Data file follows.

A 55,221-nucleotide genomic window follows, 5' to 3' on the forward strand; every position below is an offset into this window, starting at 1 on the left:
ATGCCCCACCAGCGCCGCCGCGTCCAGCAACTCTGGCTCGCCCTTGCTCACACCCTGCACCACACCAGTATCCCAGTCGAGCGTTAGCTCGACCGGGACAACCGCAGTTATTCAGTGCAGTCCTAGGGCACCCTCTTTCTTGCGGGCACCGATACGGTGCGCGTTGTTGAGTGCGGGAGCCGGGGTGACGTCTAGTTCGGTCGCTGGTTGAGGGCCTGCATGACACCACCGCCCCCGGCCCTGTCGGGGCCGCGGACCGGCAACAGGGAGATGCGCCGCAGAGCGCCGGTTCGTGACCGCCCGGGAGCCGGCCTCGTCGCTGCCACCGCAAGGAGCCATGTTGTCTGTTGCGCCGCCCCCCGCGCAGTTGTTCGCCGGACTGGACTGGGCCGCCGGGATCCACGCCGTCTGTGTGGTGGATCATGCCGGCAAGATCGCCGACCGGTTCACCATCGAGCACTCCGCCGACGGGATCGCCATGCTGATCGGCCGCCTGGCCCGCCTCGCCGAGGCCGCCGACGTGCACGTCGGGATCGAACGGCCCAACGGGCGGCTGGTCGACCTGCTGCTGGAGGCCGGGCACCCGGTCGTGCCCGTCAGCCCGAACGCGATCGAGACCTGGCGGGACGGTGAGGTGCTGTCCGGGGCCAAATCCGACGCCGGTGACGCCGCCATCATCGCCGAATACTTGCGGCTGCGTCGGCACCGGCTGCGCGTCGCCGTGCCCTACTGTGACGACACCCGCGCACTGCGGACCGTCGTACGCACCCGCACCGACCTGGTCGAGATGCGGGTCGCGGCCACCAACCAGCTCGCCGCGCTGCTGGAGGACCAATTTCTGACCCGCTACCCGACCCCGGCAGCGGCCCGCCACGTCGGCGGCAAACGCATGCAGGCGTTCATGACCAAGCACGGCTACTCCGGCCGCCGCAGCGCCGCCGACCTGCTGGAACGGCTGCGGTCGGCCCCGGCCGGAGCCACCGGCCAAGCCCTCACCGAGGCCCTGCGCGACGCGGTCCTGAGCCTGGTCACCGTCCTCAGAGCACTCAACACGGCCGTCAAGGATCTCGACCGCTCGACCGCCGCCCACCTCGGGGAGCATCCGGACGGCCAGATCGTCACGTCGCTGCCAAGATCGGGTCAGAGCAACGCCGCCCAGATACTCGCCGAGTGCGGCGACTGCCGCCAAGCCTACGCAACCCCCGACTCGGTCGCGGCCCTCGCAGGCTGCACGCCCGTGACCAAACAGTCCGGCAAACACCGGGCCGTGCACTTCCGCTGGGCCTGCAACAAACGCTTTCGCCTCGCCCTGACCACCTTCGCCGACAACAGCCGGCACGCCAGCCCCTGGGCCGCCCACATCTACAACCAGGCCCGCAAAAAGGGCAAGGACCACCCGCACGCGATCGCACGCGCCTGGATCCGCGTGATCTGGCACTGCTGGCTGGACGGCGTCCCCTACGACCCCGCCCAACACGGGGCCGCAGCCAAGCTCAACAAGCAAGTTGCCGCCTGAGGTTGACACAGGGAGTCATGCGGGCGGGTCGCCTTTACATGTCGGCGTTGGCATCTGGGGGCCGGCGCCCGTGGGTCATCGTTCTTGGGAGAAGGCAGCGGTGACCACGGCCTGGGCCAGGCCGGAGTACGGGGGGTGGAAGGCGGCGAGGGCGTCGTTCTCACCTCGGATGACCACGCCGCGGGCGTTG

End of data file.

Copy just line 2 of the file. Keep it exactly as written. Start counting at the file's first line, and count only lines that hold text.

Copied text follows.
ATGCCCCACCAGCGCCGCCGCGTCCAGCAACTCTGGCTCGCCCTTGCTCACACCCTGCACCACACCAGTATCCCAGTCGAGCGTTAGCTCGACCGGGACAACCGCAGTTATTCAGTGCAGTCCTAGGGCACCCTCTTTCTTGCGGGCACCGATACGGTGCGCGTTGTTGAGTGCGGGAGCCGGGGTGACGTCTAGTTCGGTCGCTGGTTGAGGGCCTGCATGACACCACCGCCCCCGGCCCTGTCGGGGCCGCGGACCGGCAACAGGGAGATGCGCCGCAGAGCGCCGGTTCGTGACCGCCCGGGAGCCGGCCTCGTCGCTGCCACCGCAAGGAGCCATGTTGTCTGTTGCGCCGCCCCCCGCGCAGTTGTTCGCCGGACTGGACTGGGCCGCCGGGATCCACGCCGTCTGTGTGGTGGATCATGCCGGCAAGATCGCCGACCGGTTCACCATCGAGCACTCCGCCGACGGGATCGCCATGCTGATCGGCCGCCTGGCCCGCCTCGCCGAGGCCGCCGACGTGCACGTCGGGATCGAACGGCCCAACGGGCGGCTGGTCGACCTGCTGCTGGAGGCCGGGCACCCGGTCGTGCCCGTCAGCCCGAACGCGATCGAGACCTGGCGGGACGGTGAGGTGCTGTCCGGGGCCAAATCCGACGCCGGTGACGCCGCCATCATCGCCGAATACTTGCGGCTGCGTCGGCACCGGCTGCGCGTCGCCGTGCCCTACTGTGACGACACCCGCGCACTGCGGACCGTCGTACGCACCCGCACCGACCTGGTCGAGATGCGGGTCGCGGCCACCAACCAGCTCGCCGCGCTGCTGGAGGACCAATTTCTGACCCGCTACCCGACCCCGGCAGCGGCCCGCCACGTCGGCGGCAAACGCATGCAGGCGTTCATGACCAAGCACGGCTACTCCGGCCGCCGCAGCGCCGCCGACCTGCTGGAACGGCTGCGGTCGGCCCCGGCCGGAGCCACCGGCCAAGCCCTCACCGAGGCCCTGCGCGACGCGGTCCTGAGCCTGGTCACCGTCCTCAGAGCACTCAACACGGCCGTCAAGGATCTCGACCGCTCGACCGCCGCCCACCTCGGGGAGCATCCGGACGGCCAGATCGTCACGTCGCTGCCAAGATCGGGTCAGAGCAACGCCGCCCAGATACTCGCCGAGTGCGGCGACTGCCGCCAAGCCTACGCAACCCCCGACTCGGTCGCGGCCCTCGCAGGCTGCACGCCCGTGACCAAACAGTCCGGCAAACACCGGGCCGTGCACTTCCGCTGGGCCTGCAACAAACGCTTTCGCCTCGCCCTGACCACCTTCGCCGACAACAGCCGGCACGCCAGCCCCTGGGCCGCCCACATCTACAACCAGGCCCGCAAAAAGGGCAAGGACCACCCGCACGCGATCGCACGCGCCTGGATCCGCGTGATCTGGCACTGCTGGCTGGACGGCGTCCCCTACGACCCCGCCCAACACGGGGCCGCAGCCAAGCTCAACAAGCAAGTTGCCGCCTGAGGTTGACACAGGGAGTCATGCGGGCGGGTCGCCTTTACATGTCGGCGTTGGCATCTGGGGGCCGGCGCCCGTGGGTCATCGTTCTTGGGAGAAGGCAGCGGTGACCACGGCCTGGGCCAGGCCGGAGTACGGGGGGTGGAAGGCGGCGAGGGCGTCGTTCTCACCTCGGATGACCACGCCGCGGGCGTTG